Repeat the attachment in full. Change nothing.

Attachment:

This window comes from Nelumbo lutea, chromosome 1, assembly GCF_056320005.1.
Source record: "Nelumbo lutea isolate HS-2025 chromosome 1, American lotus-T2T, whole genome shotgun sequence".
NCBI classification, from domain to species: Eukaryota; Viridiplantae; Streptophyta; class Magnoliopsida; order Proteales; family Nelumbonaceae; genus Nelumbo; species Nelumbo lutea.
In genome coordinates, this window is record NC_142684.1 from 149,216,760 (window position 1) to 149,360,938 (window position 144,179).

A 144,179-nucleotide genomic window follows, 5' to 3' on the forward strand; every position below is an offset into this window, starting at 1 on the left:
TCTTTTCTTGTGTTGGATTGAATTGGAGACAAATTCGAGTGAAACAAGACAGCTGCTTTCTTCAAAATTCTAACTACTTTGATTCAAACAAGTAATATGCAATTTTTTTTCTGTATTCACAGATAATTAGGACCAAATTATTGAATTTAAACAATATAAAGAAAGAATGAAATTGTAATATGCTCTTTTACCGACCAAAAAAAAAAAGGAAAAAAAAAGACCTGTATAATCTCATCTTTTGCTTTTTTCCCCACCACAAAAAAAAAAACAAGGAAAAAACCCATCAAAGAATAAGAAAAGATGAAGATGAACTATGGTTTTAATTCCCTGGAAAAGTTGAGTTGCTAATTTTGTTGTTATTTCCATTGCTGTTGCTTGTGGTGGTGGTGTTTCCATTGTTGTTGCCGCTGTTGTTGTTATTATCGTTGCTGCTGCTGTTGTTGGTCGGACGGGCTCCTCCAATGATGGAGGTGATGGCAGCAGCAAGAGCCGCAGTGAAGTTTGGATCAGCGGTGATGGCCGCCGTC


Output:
This window comes from Nelumbo lutea, chromosome 1, assembly GCF_056320005.1.
Source record: "Nelumbo lutea isolate HS-2025 chromosome 1, American lotus-T2T, whole genome shotgun sequence".
NCBI classification, from domain to species: Eukaryota; Viridiplantae; Streptophyta; class Magnoliopsida; order Proteales; family Nelumbonaceae; genus Nelumbo; species Nelumbo lutea.
In genome coordinates, this window is record NC_142684.1 from 149,216,760 (window position 1) to 149,360,938 (window position 144,179).

A 144,179-nucleotide genomic window follows, 5' to 3' on the forward strand; every position below is an offset into this window, starting at 1 on the left:
TCTTTTCTTGTGTTGGATTGAATTGGAGACAAATTCGAGTGAAACAAGACAGCTGCTTTCTTCAAAATTCTAACTACTTTGATTCAAACAAGTAATATGCAATTTTTTTTCTGTATTCACAGATAATTAGGACCAAATTATTGAATTTAAACAATATAAAGAAAGAATGAAATTGTAATATGCTCTTTTACCGACCAAAAAAAAAAAGGAAAAAAAAAGACCTGTATAATCTCATCTTTTGCTTTTTTCCCCACCACAAAAAAAAAAACAAGGAAAAAACCCATCAAAGAATAAGAAAAGATGAAGATGAACTATGGTTTTAATTCCCTGGAAAAGTTGAGTTGCTAATTTTGTTGTTATTTCCATTGCTGTTGCTTGTGGTGGTGGTGTTTCCATTGTTGTTGCCGCTGTTGTTGTTATTATCGTTGCTGCTGCTGTTGTTGGTCGGACGGGCTCCTCCAATGATGGAGGTGATGGCAGCAGCAAGAGCCGCAGTGAAGTTTGGATCAGCGGTGATGGCCGCCGTC